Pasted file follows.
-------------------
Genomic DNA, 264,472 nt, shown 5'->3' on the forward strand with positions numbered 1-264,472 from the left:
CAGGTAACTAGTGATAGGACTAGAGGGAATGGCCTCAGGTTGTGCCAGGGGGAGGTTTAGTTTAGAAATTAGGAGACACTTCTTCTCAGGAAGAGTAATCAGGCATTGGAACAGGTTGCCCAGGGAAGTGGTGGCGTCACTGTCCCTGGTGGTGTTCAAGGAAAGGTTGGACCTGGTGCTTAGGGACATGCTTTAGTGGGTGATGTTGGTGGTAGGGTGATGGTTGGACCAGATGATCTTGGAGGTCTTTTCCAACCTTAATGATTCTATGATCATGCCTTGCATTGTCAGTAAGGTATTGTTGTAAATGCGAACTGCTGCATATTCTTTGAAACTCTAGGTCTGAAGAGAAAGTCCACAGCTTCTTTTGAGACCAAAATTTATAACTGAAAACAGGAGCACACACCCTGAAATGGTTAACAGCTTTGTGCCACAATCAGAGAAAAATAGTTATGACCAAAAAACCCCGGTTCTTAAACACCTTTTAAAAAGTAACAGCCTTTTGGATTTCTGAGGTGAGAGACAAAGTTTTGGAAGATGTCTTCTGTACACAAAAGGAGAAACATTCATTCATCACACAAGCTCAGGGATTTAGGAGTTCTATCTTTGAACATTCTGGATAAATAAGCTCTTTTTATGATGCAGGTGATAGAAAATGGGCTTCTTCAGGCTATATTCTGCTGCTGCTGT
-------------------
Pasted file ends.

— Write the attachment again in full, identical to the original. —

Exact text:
Genomic DNA, 264,472 nt, shown 5'->3' on the forward strand with positions numbered 1-264,472 from the left:
CAGGTAACTAGTGATAGGACTAGAGGGAATGGCCTCAGGTTGTGCCAGGGGGAGGTTTAGTTTAGAAATTAGGAGACACTTCTTCTCAGGAAGAGTAATCAGGCATTGGAACAGGTTGCCCAGGGAAGTGGTGGCGTCACTGTCCCTGGTGGTGTTCAAGGAAAGGTTGGACCTGGTGCTTAGGGACATGCTTTAGTGGGTGATGTTGGTGGTAGGGTGATGGTTGGACCAGATGATCTTGGAGGTCTTTTCCAACCTTAATGATTCTATGATCATGCCTTGCATTGTCAGTAAGGTATTGTTGTAAATGCGAACTGCTGCATATTCTTTGAAACTCTAGGTCTGAAGAGAAAGTCCACAGCTTCTTTTGAGACCAAAATTTATAACTGAAAACAGGAGCACACACCCTGAAATGGTTAACAGCTTTGTGCCACAATCAGAGAAAAATAGTTATGACCAAAAAACCCCGGTTCTTAAACACCTTTTAAAAAGTAACAGCCTTTTGGATTTCTGAGGTGAGAGACAAAGTTTTGGAAGATGTCTTCTGTACACAAAAGGAGAAACATTCATTCATCACACAAGCTCAGGGATTTAGGAGTTCTATCTTTGAACATTCTGGATAAATAAGCTCTTTTTATGATGCAGGTGATAGAAAATGGGCTTCTTCAGGCTATATTCTGCTGCTGCTGT